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Vulva and Introitus

Biopsy of the Vulva

Excision of Urethral Caruncle

Bartholin's Gland Cyst Marsupialization

Excision of Vulvar Skin, with Split-Thickness Skin Graft

Bartholin's Gland Excision

Vaginal Outlet
Stenosis Repair

Closure of Wide Local Excision of the Vulva

Wide Local Excision
of the Vulva, With Primary Closure or Z-plasty Flap

Alcohol Injection
of the Vulva

Cortisone Injection
of the Vulva

Merring Operation

Simple Vulvectomy

Excision of the
Vulva by the Loop Electrical Excision Procedure (LEEP)

Excision of
Vestibular Adenitis

Release of Labial Fusion


Excision Of Hypertrophied Clitoris

Release of Labia Fusion

Labial fusion is secondary to a urogenital sinus deformity, and in the majority of cases the labia separate on their own or with applications of estrogen cream. There are, however, some cases where the fusion is not amenable to conservative management and surgical intervention is required.

The importance of preoperative evaluation prior to surgical management is vital to the success of the procedure. The gender of some patients may be unclear. The clitoris is mistaken for a micropenis, and the fused folds of the labia may be mistaken for a scrotum with undescended testes. Appropriate cytogenetic studies are indicated. An examination under anesthesia with careful probing of all openings under the clitoris/penis should be performed.

Only after the patient has been adequately evaluated should surgical management be started.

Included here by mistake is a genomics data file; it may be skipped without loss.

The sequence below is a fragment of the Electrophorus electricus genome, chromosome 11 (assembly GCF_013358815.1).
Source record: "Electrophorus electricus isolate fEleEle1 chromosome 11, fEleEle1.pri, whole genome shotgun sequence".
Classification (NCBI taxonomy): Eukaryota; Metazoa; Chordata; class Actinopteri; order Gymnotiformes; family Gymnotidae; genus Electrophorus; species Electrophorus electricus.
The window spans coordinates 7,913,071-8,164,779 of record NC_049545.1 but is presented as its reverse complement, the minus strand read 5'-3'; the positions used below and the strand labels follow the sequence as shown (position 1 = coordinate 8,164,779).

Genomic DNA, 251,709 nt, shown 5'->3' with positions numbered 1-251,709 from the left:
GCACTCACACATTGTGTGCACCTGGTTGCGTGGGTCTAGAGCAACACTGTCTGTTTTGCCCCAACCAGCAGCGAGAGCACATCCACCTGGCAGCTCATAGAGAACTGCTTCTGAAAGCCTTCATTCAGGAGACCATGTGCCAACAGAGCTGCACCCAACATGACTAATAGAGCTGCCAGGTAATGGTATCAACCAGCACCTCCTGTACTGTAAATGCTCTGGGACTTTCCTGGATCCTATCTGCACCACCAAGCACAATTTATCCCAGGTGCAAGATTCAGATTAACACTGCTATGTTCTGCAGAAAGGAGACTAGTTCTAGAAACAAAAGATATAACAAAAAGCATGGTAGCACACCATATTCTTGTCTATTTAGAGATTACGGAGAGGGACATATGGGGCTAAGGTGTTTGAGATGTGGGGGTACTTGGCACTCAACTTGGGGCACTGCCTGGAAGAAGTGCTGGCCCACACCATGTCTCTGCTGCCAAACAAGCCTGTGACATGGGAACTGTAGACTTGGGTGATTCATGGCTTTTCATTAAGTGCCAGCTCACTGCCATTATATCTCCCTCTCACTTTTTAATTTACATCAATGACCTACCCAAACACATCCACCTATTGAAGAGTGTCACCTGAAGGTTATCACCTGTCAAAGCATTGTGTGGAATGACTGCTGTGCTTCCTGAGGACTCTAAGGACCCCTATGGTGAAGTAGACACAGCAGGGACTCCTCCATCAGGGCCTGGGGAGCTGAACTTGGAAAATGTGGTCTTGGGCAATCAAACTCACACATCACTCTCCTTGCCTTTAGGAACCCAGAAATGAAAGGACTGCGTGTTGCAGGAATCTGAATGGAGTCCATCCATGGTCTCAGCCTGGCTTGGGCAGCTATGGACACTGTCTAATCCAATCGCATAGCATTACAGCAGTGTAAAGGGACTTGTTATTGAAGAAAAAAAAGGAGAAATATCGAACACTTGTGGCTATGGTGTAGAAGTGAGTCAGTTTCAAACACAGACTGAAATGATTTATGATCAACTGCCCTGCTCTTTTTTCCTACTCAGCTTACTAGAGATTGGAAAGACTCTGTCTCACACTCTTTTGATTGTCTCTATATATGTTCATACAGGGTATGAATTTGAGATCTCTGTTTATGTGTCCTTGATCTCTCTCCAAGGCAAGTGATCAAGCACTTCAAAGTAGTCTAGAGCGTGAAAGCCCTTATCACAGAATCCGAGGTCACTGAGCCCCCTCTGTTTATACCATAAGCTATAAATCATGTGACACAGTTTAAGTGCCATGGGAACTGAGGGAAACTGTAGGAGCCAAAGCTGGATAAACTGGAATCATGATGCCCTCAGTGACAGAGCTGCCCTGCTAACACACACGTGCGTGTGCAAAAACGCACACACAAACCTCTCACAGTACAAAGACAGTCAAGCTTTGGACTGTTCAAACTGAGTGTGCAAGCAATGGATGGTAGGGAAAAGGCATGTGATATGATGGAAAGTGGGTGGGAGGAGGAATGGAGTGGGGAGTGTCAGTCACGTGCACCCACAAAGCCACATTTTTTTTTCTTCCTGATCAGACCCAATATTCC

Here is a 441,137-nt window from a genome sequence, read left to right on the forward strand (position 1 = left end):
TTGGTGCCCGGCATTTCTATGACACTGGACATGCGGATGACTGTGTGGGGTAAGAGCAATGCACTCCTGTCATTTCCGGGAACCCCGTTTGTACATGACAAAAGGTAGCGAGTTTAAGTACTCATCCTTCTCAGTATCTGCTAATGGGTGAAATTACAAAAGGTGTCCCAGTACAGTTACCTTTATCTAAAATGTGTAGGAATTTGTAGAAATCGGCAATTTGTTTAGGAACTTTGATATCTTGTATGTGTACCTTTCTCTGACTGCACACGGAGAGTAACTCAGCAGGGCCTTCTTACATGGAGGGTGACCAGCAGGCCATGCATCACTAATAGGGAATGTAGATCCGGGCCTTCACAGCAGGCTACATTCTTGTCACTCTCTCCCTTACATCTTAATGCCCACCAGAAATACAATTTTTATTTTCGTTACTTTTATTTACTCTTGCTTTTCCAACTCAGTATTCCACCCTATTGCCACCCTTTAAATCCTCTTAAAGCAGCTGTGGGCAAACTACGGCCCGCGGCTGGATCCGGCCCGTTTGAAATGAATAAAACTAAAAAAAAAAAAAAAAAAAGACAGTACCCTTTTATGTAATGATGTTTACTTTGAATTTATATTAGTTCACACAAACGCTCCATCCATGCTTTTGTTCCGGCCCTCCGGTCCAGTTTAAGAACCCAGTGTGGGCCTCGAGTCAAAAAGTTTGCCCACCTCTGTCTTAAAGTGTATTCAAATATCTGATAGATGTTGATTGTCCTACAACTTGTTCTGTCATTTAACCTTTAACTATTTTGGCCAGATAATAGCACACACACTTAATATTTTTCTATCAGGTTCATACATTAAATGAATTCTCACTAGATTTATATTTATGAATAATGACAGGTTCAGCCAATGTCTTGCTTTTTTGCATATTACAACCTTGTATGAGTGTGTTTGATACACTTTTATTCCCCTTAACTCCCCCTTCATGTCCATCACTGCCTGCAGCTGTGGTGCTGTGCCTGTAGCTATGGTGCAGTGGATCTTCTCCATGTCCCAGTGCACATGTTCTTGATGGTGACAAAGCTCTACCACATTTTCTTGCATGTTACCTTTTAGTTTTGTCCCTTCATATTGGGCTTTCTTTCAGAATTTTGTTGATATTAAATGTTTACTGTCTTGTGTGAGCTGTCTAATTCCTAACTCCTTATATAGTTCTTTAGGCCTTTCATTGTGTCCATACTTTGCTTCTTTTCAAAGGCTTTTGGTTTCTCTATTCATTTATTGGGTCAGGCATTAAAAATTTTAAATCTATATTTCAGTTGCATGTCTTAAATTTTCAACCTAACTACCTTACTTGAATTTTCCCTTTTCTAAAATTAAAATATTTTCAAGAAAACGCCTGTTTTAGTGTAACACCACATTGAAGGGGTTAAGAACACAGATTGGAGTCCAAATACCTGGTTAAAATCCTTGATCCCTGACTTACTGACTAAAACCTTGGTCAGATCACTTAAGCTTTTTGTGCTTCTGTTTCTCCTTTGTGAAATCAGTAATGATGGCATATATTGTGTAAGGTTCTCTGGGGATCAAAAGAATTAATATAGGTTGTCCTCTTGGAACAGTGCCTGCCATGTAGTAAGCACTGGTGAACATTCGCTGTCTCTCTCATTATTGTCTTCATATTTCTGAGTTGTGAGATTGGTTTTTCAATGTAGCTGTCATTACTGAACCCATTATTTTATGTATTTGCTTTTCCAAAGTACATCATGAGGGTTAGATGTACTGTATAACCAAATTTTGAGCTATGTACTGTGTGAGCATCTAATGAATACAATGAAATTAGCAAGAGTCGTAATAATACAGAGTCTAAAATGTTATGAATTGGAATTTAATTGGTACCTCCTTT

Physiologic Changes. The fused labia are opened, resulting in a normal vaginal canal.

Points of Caution.   Care should be taken to identify all genital canals within the pelvis. A silver wire probe and uterine sound should be gently inserted into the various canals under general anesthesia in order to identify each opening prior to making an incision into the labia.


With the patient under general anesthesia in the dorsal lithotomy position, the external genitalia should be carefully examined, and a search should be made for the opening of the orifice of the urogenital sinus.
A pediatric cystoscope is used to visualize the urethral meatus and vagina.

A large sound is passed into the orifice of the urogenital sinus, and a scalpel is used to open the median raphe.

The squamous epithelium of the labia majora is sutured to the mucous membrane of the vestibule with interrupted 4-0 synthetic absorbable sutures.

When the last suture has been placed, the normal female anatomy is essentially restored. Bladder catheterization and vaginal packs are not required.


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